Hectic is defined as being overly busy or full of activity.adjective
When you are overbooked for the holiday season and supposed to attend two parties every day, this is an example of a hectic schedule.YourDictionary definition and usage example. Copyright © 2013 by LoveToKnow Corp.
- designating or of the fever accompanying wasting diseases, esp. tuberculosis
- of, affected with, or characteristic of a wasting disease, as tuberculosis; consumptive
- red or flushed, as with fever
- characterized by confusion, rush, excitement, etc.
Origin: altered (after Fr or L) < ME etik < OFr étique (Fr hectique) < LL hecticus < Gr hektikos, habitual, hectic < hexis, permanent condition or habit of the body < echein, to have: for IE base see school
- hectically adverb
Used by arrangement with John Wiley & Sons, Inc.
- Characterized by intense activity, confusion, or haste: “There was nothing feverish or hectic about his vigor” (Erik Erikson).
- Medicine Of, relating to, or being a fever that fluctuates during the day, as in tuberculosis or septicemia.
- Consumptive; feverish.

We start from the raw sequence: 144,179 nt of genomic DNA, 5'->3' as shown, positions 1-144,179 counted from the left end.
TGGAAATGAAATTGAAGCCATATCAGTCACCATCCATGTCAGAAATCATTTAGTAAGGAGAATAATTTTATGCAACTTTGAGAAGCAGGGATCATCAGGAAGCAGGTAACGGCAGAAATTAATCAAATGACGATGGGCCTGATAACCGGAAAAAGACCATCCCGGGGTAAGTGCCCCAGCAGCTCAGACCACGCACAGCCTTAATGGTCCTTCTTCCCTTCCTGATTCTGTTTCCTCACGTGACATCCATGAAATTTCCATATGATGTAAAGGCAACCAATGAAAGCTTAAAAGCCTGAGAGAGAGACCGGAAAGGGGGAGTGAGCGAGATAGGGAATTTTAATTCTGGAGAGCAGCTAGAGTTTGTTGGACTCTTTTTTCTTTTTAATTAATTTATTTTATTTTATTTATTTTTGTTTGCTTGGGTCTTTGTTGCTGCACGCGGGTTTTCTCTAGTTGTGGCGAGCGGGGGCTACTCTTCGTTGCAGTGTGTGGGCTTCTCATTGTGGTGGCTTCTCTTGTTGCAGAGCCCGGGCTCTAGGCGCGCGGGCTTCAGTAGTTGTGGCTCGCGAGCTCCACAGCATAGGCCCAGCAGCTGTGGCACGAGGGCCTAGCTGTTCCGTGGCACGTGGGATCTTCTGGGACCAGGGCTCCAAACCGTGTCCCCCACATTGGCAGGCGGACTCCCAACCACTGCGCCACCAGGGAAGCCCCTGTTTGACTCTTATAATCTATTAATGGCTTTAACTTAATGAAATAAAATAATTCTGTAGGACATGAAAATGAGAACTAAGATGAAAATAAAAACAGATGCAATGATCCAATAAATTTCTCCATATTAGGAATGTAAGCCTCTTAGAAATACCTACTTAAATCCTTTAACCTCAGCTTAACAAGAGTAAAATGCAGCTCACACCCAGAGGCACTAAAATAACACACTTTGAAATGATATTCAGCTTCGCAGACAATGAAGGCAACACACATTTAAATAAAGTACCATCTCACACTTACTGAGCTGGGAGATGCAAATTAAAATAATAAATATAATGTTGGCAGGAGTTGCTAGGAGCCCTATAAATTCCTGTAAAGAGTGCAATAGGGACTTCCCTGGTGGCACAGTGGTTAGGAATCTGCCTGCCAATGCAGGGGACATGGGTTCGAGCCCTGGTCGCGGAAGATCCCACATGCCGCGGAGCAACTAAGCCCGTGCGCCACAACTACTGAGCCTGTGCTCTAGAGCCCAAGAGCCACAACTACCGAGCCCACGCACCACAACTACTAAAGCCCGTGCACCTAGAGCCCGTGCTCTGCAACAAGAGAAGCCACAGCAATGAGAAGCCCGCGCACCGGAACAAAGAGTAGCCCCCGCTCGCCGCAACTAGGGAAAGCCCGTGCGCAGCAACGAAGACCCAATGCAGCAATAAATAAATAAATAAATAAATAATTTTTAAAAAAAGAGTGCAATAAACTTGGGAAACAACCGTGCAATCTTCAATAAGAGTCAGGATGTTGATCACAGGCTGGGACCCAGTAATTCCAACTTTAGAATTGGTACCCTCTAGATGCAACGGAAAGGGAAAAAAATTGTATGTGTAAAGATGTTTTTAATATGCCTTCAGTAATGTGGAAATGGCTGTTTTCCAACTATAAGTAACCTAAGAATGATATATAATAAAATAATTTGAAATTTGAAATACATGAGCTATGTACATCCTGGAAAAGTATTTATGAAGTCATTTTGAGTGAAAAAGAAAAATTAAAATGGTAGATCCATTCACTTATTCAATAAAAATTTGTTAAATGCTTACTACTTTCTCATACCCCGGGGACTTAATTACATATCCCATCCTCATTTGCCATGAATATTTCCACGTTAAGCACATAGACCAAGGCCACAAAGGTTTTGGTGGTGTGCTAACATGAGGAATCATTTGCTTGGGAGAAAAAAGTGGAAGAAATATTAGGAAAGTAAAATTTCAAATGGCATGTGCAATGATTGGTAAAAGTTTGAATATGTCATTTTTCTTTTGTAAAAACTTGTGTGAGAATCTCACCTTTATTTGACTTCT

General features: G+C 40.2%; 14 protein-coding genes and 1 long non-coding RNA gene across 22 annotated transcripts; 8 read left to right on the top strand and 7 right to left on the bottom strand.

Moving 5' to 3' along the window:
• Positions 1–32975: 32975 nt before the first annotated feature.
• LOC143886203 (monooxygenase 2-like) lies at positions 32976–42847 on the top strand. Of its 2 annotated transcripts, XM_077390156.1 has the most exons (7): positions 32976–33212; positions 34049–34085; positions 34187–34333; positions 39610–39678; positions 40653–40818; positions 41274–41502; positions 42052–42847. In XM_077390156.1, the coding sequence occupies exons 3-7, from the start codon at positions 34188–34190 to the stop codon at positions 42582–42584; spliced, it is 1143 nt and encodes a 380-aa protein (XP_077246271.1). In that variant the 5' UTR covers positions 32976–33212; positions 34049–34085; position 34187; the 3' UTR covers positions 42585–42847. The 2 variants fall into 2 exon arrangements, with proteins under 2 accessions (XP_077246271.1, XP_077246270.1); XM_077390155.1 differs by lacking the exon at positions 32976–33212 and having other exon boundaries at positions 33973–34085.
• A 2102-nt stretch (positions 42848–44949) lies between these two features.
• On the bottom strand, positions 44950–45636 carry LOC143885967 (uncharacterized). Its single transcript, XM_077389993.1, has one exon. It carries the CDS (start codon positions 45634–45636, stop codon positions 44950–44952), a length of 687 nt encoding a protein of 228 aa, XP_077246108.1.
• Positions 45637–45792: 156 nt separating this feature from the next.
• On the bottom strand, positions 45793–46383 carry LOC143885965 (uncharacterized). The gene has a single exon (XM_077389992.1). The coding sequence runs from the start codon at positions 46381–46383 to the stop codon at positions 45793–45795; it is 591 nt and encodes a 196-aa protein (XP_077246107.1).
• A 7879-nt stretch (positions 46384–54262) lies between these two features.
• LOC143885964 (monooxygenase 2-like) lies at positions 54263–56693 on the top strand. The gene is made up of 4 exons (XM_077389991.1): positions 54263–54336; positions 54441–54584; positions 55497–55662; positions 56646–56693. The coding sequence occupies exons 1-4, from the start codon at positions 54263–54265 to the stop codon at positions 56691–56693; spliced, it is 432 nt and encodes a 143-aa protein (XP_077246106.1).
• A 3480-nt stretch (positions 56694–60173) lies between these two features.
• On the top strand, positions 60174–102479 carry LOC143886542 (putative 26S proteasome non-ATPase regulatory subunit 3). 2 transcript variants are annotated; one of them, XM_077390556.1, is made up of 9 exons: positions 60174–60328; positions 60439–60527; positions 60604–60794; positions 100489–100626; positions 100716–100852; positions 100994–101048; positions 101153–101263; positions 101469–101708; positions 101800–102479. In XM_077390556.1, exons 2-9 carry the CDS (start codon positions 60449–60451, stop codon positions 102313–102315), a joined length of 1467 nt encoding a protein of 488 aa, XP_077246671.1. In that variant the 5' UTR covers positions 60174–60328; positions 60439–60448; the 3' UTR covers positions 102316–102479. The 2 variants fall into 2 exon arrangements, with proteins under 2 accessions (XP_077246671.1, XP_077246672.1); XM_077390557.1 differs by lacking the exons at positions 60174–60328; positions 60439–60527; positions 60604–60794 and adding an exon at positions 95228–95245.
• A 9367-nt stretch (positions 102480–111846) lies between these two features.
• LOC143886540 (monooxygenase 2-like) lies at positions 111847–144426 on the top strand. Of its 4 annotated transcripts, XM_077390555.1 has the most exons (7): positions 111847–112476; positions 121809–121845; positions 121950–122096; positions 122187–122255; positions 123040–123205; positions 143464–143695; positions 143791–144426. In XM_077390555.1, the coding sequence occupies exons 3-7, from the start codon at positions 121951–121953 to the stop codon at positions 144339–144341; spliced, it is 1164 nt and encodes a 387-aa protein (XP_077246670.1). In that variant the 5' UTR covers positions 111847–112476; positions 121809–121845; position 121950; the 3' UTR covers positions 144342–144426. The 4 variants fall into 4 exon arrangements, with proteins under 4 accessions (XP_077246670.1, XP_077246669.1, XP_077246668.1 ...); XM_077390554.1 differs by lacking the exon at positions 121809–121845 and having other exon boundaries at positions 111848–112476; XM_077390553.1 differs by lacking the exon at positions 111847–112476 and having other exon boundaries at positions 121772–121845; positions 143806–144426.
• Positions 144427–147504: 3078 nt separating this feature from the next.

Origin: Middle English etik, recurring, consumptive, from Old French etique, from Late Latin hecticus, from Greek hektikos, from hexis, habit, from ekhein, to be in a certain condition; see segh- in Indo-European roots.Word History: The Usage Panel survey done for the first edition of the American Heritage Dictionary (1969) found that 92 percent of the Panel approved of the use of hectic in its most familiar sense, “characterized by feverish activity, confusion, or haste.” The question was posed because earlier that sense had sometimes been deprecated as a loose extension of the term's meaning in medicine, “relating to an undulating fever, such as those accompanying tuberculosis.” Without some acquaintance with Middle English one would not recognize the first recorded instance of the word, etik, in a text written before 1398. The Middle English term comes from the Old French development of the Late Latin word hecticus, whose form helped reshape our word in the 16th century. Hecticus comes from Greek hektikos, “formed by habit or forming habit” and “consumptive.” The last sense developed because of the chronic nature of tuberculous fevers. Thus a word that once meant “habitual” eventually had an English descendant used to refer to conditions that most would want to be rare.